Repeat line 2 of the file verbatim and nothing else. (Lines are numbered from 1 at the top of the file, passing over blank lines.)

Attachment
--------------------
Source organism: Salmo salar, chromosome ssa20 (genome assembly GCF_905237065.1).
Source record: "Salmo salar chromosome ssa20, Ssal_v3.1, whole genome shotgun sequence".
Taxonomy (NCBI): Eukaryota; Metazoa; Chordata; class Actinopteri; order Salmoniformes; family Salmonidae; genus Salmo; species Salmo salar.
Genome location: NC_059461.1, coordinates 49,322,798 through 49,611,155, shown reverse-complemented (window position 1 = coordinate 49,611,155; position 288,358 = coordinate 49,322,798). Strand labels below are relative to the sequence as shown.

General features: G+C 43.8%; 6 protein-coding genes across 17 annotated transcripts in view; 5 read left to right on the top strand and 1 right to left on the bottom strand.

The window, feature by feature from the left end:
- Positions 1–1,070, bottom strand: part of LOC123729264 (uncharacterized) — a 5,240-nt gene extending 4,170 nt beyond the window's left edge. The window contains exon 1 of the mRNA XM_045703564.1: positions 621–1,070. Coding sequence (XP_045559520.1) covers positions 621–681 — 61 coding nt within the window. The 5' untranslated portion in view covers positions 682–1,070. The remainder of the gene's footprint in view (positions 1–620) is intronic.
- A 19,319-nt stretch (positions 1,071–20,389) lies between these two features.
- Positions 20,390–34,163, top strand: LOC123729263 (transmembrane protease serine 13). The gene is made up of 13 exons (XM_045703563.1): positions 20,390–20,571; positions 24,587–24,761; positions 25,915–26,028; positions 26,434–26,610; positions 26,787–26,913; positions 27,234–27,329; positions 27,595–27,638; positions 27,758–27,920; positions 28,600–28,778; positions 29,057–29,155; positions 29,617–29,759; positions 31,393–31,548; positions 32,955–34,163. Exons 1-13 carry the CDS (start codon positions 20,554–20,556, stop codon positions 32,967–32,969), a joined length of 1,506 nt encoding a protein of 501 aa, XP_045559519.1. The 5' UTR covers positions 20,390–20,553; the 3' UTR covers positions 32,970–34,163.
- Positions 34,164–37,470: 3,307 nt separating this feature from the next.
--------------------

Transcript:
Source record: "Salmo salar chromosome ssa20, Ssal_v3.1, whole genome shotgun sequence".